Returning to the Land of Mystic
I remember quite clearly sitting in the departures wing of the Lima international airport wondering about my trip back
home. What would stepping back onto my home soil mean to me? Would it be emotional? Would I use the skill sets that I learned from life on the road? Would I crumble to the pressures that are put on our minds by the constant bombardment of advertising to buy this and use that? Would my friends and family notice a difference in me? Would I notice a difference in them? To be honest, more than anything I was a little bit scared about the world I was about to set into. Would this world suck me in once and for all? But in the end, there really is no place like home is there?
Regardless of whether you chose to live in your homeland or not, there is just something warm about stepping into your home settings. Seeing familiar faces in passing on the streets and in the hallways of buildings, realizing that you’ll not get lost because you know the place like the back of your hand, and even knowing what you’re going to get in terms of food at restaurants all lends to a sensation of comfort, calm and reassurance.
If I’m being completely honest, it would have been very easy for me to stay; and may have even been the right thing to
do. I could have cuddled down into my comfort zone and let life take me on its path. But as I once told a friend, who was wondering why I was always walking on the rails and barriers and rarely on the roadside sidewalks: “if you walk on the sidewalks that life provides you, then you only see what everyone else sees, smell what everyone else smells, and experience what everyone else experiences.”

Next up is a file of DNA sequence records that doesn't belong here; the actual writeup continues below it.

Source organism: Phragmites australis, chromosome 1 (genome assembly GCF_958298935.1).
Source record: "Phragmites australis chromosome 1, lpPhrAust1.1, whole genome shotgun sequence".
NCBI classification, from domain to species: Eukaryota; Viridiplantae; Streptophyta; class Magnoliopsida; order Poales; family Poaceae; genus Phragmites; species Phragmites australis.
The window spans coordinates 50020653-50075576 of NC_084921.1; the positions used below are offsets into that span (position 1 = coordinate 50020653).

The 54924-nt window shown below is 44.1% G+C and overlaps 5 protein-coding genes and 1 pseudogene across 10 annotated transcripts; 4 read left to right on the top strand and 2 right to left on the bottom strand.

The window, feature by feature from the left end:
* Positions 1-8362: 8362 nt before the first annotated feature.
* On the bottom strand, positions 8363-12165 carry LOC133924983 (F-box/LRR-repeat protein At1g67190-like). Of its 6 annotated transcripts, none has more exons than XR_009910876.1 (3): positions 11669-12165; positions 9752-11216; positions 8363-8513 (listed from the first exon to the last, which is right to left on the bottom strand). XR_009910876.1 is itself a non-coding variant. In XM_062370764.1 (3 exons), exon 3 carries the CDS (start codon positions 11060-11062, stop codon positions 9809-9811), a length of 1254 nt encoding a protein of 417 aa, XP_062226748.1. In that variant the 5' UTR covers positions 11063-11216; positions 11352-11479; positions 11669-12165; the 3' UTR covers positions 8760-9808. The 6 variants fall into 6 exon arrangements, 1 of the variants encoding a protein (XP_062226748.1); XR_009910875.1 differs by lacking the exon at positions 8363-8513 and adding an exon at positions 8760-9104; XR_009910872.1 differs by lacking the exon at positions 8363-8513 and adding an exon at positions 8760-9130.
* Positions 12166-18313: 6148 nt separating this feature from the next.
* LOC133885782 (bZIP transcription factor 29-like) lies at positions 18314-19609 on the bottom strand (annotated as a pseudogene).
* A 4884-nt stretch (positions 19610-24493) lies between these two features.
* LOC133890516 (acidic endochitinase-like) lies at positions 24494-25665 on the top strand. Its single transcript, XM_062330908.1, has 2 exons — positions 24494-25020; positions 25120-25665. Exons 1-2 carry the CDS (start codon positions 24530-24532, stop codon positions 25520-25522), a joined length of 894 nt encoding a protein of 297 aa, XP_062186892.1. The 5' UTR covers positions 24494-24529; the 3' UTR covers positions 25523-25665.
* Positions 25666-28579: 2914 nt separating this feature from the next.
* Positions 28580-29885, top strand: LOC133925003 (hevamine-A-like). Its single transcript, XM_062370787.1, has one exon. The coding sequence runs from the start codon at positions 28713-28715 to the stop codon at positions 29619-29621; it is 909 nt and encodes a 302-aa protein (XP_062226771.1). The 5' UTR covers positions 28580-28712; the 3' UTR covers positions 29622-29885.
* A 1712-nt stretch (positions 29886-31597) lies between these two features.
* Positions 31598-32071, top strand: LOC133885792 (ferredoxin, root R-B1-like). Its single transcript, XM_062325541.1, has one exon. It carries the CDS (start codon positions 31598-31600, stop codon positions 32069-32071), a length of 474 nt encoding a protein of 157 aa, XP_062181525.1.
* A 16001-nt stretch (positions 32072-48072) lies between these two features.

“Create your own paths,” I explained like a vagabond philosopher hopelessly preaching to an audience of the unimpressed “and if you do so then maybe you’ll find a little something different about the world you live in. And if you’re really lucky, maybe you’ll learn a little bit about yourself as well.”
I know that many of you might read this and think that I’m a naive 26 year old (although I’m really 26 and a quarter), who knows little about the real world. I’ve been told that I live in a world of fantasies where cautions can be thrown to the winds of modern time free of consequences. But I still say “what’s wrong with being a little bit naive?”
My goal, as I’ve mentioned in a few interviews that I’ve given over the past year or so, is to maintain my child-like naivety and curiosity as long as I live. Naivety, if harnessed properly, is a powerful and useful life tool. Holding onto your naivety means always maintaining your ambition to learn, and always exploring the “why?”
As I sat in the basement of my childhood home the other day I looked out on the back porch and towards the
spectacular view onto the Albertan foothills. Snowflakes gently swirled spirals as they floated to the ground below. Two deer, already bearing their winter coats, stopped at the base of an apple tree planted there. They both turned and looked at me as I coughed a shallow breath. They had gooey eyes, and I couldn’t help but wonder what they were thinking. I couldn’t help but wonder what those eyes have seen. As the two fawns hopped away gracefully I wondered where they were going. And the moment that they were out of site I felt the itch in my feet stingy once again. I knew it was time to go.
Although I know that I will miss my family and friends even more this time around, I rest assured that despite that, I will forge new relationships, explore new places, and most importantly continue to grow. And in the grand scheme of things (I know that there’s been a lot of clichés in this article, but please try to stick around for the point of this), it’s not the sites, the photos, or the articles that are important in the end. What is important in the end is the personal growth that we gain by pushing ourselves out of our comfort zones. It’s for that reason, and that reason alone that I will never walk on the sidewalks that life has laid out in front of me.